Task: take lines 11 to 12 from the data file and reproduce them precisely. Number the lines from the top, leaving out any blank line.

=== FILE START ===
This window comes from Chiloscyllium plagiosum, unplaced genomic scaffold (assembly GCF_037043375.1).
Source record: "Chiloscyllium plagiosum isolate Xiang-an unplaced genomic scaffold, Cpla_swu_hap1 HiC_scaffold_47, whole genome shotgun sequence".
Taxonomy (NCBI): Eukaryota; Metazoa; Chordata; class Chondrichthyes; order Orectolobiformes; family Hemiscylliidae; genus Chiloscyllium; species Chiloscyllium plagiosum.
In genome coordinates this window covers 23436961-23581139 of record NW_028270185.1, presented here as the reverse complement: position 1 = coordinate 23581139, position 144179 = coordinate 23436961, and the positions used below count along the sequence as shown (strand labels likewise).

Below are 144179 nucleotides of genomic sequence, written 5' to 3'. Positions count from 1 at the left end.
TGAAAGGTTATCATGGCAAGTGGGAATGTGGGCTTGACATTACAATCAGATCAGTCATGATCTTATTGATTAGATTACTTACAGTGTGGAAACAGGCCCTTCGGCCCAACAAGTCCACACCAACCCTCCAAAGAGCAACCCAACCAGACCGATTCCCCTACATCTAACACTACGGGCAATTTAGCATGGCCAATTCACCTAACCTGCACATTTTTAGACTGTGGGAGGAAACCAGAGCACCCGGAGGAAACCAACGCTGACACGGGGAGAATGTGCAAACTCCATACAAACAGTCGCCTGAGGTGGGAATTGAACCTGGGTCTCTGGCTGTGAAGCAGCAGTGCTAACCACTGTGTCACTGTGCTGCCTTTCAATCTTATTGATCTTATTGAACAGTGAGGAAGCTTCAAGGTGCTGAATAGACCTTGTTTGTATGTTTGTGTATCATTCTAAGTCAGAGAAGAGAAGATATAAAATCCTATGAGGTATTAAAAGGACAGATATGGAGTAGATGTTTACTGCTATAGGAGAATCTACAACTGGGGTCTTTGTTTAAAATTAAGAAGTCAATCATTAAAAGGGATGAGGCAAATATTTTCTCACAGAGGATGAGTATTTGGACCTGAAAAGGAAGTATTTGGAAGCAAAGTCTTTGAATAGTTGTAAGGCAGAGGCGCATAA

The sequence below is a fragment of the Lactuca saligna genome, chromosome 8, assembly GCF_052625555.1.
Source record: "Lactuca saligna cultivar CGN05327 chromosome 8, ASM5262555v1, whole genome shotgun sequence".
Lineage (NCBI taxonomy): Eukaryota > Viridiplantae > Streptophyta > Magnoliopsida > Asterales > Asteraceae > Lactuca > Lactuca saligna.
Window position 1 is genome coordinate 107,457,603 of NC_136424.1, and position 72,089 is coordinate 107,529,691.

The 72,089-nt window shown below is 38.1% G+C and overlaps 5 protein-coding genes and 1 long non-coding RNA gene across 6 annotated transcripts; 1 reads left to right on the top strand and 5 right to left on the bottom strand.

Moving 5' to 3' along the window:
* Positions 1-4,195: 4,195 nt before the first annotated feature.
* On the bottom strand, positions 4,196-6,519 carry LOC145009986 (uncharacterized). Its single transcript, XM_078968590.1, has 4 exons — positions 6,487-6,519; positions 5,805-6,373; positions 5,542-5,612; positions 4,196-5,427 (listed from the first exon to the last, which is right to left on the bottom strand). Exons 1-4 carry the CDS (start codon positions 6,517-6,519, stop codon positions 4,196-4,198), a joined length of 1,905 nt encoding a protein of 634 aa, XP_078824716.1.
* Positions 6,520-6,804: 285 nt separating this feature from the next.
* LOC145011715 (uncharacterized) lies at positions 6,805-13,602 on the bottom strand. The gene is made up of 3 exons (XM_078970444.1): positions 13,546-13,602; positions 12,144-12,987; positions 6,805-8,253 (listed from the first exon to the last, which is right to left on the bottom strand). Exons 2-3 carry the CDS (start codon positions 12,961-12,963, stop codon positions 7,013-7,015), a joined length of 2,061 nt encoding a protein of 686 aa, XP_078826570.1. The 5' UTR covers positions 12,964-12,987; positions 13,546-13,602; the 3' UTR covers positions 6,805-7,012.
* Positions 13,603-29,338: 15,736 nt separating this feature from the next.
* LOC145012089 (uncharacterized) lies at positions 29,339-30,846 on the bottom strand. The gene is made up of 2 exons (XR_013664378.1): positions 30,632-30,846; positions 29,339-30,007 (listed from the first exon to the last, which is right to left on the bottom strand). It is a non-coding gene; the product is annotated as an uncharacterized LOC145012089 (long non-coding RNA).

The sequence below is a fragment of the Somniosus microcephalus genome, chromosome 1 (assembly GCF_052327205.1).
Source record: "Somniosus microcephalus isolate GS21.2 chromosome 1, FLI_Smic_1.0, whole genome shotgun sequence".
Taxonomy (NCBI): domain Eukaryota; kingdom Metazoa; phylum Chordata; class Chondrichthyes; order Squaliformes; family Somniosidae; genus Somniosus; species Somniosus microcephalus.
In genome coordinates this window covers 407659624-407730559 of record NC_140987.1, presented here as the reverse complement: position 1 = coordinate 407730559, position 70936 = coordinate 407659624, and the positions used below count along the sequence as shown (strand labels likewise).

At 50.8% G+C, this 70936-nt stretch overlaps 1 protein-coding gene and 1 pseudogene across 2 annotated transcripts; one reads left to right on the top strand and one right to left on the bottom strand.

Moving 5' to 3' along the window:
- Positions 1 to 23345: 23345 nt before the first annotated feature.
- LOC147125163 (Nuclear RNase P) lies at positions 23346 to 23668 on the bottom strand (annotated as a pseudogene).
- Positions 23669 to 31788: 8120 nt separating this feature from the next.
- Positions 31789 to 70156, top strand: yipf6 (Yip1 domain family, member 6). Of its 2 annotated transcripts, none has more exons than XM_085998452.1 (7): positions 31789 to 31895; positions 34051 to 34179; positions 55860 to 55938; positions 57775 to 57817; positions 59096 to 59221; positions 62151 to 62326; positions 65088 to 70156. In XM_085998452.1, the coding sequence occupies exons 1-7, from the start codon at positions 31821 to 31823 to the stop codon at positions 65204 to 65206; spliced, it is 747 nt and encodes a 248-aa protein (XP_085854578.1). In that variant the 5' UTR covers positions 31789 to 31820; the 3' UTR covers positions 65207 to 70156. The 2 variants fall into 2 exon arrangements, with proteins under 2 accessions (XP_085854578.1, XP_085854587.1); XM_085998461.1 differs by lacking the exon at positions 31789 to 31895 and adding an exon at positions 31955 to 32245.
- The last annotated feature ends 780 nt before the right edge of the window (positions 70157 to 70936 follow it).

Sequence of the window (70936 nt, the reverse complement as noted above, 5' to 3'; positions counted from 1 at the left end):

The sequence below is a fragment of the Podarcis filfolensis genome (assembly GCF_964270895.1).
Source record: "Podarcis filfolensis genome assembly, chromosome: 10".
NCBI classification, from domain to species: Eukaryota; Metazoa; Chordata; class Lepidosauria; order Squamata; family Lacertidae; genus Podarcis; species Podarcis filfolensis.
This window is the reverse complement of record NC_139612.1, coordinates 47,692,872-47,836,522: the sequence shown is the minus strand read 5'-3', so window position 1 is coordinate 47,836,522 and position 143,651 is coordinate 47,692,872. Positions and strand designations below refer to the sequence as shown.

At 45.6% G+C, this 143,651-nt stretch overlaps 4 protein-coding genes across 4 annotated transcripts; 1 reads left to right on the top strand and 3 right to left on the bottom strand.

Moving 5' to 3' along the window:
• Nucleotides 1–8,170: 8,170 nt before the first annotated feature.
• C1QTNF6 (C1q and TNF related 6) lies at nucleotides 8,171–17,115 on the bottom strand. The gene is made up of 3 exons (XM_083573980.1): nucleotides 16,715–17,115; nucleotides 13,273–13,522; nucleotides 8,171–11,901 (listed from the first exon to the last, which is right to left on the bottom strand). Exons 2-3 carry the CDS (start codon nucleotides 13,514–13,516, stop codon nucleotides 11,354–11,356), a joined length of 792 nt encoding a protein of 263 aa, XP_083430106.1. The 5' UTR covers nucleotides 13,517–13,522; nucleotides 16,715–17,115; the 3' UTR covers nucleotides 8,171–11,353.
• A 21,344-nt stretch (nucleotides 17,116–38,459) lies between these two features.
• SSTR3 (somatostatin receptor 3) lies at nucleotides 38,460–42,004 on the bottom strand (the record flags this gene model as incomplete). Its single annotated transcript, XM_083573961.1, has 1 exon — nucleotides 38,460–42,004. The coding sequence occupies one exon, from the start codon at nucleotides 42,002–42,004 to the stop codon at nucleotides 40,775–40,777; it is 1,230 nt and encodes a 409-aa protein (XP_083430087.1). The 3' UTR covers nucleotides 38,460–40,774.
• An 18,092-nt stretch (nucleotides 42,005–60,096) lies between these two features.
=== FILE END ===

The 72,089-nt window shown below is 38.1% G+C and overlaps 5 protein-coding genes and 1 long non-coding RNA gene across 6 annotated transcripts; 1 reads left to right on the top strand and 5 right to left on the bottom strand.

Moving 5' to 3' along the window: